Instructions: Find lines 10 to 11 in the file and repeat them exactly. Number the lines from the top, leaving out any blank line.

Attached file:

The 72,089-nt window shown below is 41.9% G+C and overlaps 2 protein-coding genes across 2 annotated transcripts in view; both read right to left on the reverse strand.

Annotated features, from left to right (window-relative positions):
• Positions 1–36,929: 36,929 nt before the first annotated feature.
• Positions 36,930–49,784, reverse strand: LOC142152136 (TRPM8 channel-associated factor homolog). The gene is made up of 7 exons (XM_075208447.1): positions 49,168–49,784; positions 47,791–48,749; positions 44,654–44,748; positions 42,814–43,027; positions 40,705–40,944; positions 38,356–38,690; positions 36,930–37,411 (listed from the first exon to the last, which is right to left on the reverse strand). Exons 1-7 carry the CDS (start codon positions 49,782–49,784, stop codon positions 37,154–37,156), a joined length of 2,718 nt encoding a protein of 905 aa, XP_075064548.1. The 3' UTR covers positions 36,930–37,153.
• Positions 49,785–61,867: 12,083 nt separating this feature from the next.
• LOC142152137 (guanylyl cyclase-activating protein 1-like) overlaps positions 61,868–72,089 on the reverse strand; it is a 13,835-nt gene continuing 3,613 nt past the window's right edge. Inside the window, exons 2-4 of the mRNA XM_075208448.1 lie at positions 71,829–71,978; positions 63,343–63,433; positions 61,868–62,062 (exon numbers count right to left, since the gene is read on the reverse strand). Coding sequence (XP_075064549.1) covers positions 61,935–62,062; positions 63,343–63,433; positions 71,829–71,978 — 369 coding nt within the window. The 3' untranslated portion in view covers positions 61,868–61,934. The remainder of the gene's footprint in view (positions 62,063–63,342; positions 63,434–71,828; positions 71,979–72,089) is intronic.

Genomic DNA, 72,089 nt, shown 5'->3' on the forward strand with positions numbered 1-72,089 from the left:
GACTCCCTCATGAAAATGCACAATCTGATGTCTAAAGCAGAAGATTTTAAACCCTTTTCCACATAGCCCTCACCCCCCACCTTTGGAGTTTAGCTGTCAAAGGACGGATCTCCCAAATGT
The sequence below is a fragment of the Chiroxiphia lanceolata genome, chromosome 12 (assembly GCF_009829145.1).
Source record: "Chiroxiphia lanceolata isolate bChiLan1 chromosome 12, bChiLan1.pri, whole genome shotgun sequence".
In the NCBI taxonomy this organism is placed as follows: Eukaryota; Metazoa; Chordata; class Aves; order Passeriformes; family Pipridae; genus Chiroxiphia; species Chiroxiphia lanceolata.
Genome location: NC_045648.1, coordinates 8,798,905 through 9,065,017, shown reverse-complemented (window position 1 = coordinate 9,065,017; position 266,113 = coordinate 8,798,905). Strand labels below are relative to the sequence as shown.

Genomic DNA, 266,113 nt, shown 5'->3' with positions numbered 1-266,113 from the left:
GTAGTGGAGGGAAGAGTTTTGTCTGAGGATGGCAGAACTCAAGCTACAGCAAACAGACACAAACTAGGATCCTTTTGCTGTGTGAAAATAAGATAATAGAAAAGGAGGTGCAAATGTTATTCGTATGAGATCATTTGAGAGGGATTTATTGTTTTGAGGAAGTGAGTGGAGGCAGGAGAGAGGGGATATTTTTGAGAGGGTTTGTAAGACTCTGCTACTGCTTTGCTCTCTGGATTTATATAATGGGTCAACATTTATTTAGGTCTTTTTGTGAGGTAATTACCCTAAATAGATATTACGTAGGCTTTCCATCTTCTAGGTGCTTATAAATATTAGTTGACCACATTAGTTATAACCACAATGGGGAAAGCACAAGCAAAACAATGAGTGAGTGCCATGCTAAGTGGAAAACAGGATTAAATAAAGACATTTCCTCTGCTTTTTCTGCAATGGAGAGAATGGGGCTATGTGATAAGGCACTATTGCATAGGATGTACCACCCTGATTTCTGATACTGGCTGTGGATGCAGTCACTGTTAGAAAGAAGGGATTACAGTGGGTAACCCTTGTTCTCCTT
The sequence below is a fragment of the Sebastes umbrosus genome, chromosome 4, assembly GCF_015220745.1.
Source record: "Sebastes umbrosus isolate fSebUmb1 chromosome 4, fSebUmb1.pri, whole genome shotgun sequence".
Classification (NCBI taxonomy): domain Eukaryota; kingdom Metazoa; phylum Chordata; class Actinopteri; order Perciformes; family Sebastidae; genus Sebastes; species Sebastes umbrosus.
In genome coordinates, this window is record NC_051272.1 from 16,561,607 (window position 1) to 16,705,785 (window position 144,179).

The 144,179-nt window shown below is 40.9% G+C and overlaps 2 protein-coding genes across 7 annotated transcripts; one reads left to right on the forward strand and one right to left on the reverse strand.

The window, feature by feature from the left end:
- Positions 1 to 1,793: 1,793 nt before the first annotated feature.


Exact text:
Source record: "Chiroxiphia lanceolata isolate bChiLan1 chromosome 12, bChiLan1.pri, whole genome shotgun sequence".
In the NCBI taxonomy this organism is placed as follows: Eukaryota; Metazoa; Chordata; class Aves; order Passeriformes; family Pipridae; genus Chiroxiphia; species Chiroxiphia lanceolata.